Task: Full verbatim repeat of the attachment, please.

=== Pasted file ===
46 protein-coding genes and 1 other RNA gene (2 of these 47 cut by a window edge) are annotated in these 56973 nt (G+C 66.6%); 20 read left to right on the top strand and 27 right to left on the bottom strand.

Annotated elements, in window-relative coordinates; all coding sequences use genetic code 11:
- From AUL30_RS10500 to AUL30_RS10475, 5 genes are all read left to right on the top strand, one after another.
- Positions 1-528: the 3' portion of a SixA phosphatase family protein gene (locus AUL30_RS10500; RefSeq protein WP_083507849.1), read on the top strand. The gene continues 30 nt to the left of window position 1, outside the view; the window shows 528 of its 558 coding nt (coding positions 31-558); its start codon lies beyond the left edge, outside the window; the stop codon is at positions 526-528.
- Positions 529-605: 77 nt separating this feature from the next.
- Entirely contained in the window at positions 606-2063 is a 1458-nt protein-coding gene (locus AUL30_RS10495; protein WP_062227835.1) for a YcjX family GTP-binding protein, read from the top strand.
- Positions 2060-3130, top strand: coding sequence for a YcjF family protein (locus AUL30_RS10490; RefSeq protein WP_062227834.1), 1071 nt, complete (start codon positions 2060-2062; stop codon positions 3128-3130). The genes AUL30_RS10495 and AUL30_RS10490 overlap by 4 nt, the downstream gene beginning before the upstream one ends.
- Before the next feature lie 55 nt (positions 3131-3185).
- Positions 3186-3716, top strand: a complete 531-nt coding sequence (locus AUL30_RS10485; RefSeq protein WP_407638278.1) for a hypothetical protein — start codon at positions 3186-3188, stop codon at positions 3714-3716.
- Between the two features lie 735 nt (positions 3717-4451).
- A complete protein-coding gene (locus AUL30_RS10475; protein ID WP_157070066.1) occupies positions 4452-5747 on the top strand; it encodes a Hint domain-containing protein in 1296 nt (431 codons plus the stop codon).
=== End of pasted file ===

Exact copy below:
46 protein-coding genes and 1 other RNA gene (2 of these 47 cut by a window edge) are annotated in these 56973 nt (G+C 66.6%); 20 read left to right on the top strand and 27 right to left on the bottom strand.

Annotated elements, in window-relative coordinates; all coding sequences use genetic code 11:
- From AUL30_RS10500 to AUL30_RS10475, 5 genes are all read left to right on the top strand, one after another.
- Positions 1-528: the 3' portion of a SixA phosphatase family protein gene (locus AUL30_RS10500; RefSeq protein WP_083507849.1), read on the top strand. The gene continues 30 nt to the left of window position 1, outside the view; the window shows 528 of its 558 coding nt (coding positions 31-558); its start codon lies beyond the left edge, outside the window; the stop codon is at positions 526-528.
- Positions 529-605: 77 nt separating this feature from the next.
- Entirely contained in the window at positions 606-2063 is a 1458-nt protein-coding gene (locus AUL30_RS10495; protein WP_062227835.1) for a YcjX family GTP-binding protein, read from the top strand.
- Positions 2060-3130, top strand: coding sequence for a YcjF family protein (locus AUL30_RS10490; RefSeq protein WP_062227834.1), 1071 nt, complete (start codon positions 2060-2062; stop codon positions 3128-3130). The genes AUL30_RS10495 and AUL30_RS10490 overlap by 4 nt, the downstream gene beginning before the upstream one ends.
- Before the next feature lie 55 nt (positions 3131-3185).
- Positions 3186-3716, top strand: a complete 531-nt coding sequence (locus AUL30_RS10485; RefSeq protein WP_407638278.1) for a hypothetical protein — start codon at positions 3186-3188, stop codon at positions 3714-3716.
- Between the two features lie 735 nt (positions 3717-4451).
- A complete protein-coding gene (locus AUL30_RS10475; protein ID WP_157070066.1) occupies positions 4452-5747 on the top strand; it encodes a Hint domain-containing protein in 1296 nt (431 codons plus the stop codon).